UPDATE: Recent jeans case confirms harsher “Made In USA” standards exist in California

December 01, 2014


A California federal district court judge recently provided some clarity on the apparent disparity between California’s “Made in the USA” law and the standard set forth by the Federal Trade Commission.


[by Lauren Shoor | October 30, 2014 | Consumer Products Law Blog]

The Southern District Court of California’s recent decision in Paz v. AG Adriano Goldschmied confirms that California’s “Made in the USA” standard sets forth more stringent requirements than the FTC standard.

In Paz the plaintiff filed a class action complaint against AG Adriano Goldschmied and retailer Nordstrom, alleging that AG falsely labeled its jeans “Made in USA.” The plaintiff alleged that AG’s jeans actually contained fabric, thread, buttons, rivets, and/or certain subcomponents of the zipper manufactured outside of the United States. The plaintiff alleged he relied on the “Made in USA” representation when purchasing the jeans.

The defendants moved to dismiss the complaint on the ground that the Federal Trade Commission Act and the Textile Fiber Products Identification Act preempted plaintiff’s claims.   The FTC standard permits “Made in the USA” labels when “all or virtually all” of the product is made in the US.  The Textile Fiber Products Identification Act requires identifying the country of origin of textile fiber products.

Acknowledging that the laws set out different standards, the court noted that the federal standard allows for a “Made in the USA” label “even if the product includes or contains material from a foreign country,” while the California standard does not allow such a label “unless the product and all articles, units, or parts thereof were ‘entirely or substantially made, manufactured, or produced’ in the United States.” However, the court held that the FTC Act does not preempt the California standard because it is possible to comply with both laws. Although “burdensome” the court suggested defendants could use different labels for products sold in California and outside California.

The court also disagreed with defendants’ argument that the FTC Act gave the FTC exclusive authority over “Made in the USA” claims. The court explained that Congress’s delegation of “that authority to the FTC is not the same as depriving other agencies or states from exercising that same authority.”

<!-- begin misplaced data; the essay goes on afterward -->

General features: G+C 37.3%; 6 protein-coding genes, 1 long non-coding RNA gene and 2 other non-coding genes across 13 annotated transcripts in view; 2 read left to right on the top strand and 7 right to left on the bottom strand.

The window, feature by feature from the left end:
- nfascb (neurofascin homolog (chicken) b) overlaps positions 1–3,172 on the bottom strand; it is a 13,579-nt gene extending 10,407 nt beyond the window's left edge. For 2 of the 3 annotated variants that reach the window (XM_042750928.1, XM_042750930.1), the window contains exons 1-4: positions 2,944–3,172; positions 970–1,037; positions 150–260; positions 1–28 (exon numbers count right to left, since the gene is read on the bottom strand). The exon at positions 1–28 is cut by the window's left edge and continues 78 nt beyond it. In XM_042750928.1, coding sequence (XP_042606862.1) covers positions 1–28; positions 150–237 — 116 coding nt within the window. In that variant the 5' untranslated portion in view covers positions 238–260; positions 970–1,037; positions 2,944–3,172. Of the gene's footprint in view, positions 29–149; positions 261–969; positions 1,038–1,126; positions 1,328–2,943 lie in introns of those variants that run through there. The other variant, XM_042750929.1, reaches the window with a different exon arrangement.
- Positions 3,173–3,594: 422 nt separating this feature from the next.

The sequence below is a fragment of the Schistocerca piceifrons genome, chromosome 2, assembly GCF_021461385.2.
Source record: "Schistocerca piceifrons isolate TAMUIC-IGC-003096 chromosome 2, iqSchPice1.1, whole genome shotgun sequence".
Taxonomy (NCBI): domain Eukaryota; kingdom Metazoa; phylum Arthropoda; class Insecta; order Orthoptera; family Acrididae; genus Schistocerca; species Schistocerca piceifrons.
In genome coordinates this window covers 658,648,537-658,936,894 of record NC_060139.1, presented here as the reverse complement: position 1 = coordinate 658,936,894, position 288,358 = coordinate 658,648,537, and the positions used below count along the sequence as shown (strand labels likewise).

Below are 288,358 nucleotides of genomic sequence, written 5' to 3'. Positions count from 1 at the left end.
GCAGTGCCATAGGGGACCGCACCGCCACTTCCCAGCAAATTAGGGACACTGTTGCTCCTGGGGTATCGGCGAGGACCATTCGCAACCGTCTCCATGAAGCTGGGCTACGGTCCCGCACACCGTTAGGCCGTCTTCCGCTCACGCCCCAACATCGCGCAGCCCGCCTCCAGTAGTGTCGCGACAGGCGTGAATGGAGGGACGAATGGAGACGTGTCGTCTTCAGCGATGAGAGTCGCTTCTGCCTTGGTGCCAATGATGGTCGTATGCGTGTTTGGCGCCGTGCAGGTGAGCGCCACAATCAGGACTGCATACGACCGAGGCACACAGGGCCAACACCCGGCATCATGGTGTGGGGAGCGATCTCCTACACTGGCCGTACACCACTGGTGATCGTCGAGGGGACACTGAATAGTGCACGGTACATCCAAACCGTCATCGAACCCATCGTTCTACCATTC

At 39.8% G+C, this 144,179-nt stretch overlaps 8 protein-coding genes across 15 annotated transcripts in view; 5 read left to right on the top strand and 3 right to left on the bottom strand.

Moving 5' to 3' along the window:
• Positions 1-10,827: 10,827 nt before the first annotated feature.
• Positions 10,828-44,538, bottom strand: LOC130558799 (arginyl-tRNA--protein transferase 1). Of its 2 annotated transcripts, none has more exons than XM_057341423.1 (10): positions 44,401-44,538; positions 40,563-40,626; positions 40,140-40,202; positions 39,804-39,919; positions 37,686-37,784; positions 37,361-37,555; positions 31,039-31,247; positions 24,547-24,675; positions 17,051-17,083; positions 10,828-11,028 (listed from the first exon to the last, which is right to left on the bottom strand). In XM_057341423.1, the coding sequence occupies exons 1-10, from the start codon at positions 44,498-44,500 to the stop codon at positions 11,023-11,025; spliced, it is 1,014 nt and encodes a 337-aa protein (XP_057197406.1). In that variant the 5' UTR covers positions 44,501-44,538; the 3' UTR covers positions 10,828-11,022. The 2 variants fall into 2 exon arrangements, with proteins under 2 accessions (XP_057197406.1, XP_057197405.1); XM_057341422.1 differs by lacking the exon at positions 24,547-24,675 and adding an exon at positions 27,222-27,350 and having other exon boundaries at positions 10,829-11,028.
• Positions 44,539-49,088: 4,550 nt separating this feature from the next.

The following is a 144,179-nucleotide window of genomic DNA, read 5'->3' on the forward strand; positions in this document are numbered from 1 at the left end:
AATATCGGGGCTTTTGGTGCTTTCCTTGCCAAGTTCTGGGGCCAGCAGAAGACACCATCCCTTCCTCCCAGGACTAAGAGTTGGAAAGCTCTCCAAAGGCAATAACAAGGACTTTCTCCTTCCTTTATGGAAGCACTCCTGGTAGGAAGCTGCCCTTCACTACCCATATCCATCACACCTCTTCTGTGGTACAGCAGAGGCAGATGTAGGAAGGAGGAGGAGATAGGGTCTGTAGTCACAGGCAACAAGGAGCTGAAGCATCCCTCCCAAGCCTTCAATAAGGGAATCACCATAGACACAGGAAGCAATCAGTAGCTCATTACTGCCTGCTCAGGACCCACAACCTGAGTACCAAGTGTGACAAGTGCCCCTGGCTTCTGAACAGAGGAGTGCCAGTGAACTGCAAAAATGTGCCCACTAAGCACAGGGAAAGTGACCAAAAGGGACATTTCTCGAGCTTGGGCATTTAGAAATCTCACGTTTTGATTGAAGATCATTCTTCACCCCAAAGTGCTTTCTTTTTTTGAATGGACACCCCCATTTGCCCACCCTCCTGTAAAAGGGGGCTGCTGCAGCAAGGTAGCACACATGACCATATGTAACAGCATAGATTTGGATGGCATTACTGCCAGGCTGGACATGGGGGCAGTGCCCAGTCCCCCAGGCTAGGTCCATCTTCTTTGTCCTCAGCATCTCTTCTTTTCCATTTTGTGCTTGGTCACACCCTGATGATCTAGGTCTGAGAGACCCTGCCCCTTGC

The court similarly held that the Textile Fiber Products Identification Act does not preempt the California standard because defendants could comply with both laws. The court explained that the Textile Fiber Products Identification Act requires the jeans be labeled “Made in USA of imported fabric,” and rejected defendants’ claim that such qualified claims are prohibited by the California law.

It is possible that the defendants may ultimately appeal this ruling, but in the interim, this ruling provides further guidance to the industry on complying with California’s “Made in the USA” standard.

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  • Regarding the “Made In USA” label, just tonight I sent this email to the Editor of SolarPowerWorld, informing them of false “made in USA” advertising they ran:

    Dear Kathie Zipp,

    Did you know that SolarPowerWorld published false advertising from Solectria on the back cover of your November 2014 “Top 100+ Products of 2014” issue?

    The attached picture of that ad says “Made In USA” and includes on the list of products 2 lines of inverters -the 1Ph Transformerless Inverters (3.8 – 7.6kW) and the 3Ph Transformerless Inverters (14 – 28 kWh)- both series which, last time I asked Solectria, they admitted are imported.

    The 2 emails forwarded below substantiate my complaint.

    It is very troubling to us that companies are marketing imported inverters as “made in USA.” Our company spends a lot of effort researching where products come from so that we can guarantee to our customers that our installations are indeed “made in USA.” This hurts our business due to cheap import competition, but we do it for our country.

    Perhaps in an upcoming issue your magazine could offer a feature on the state of solar manufacturing in our country? Considering the ongoing decline of American manufacturing and the chronic huge merchandise trade deficits (averaging over $700 billion per year), we hope any patriotic trade publication would help installers and consumers find the products that actually build American prosperity rather than offshore it.

    Thanks, —Will Wilkin.

    PS: We wish Solectria the best in their American manufacturing and have just sold a system that will include 2 Solectria inverters that ARE made in USA (a 100kW and a 50kW). But we also wish they would start telling the truth in their advertising that says “made in USA” and features imports. Surely your magazine wants your ads to be true?

    Will Wilkin

    Made In USA Solar, LLC
  • Nice article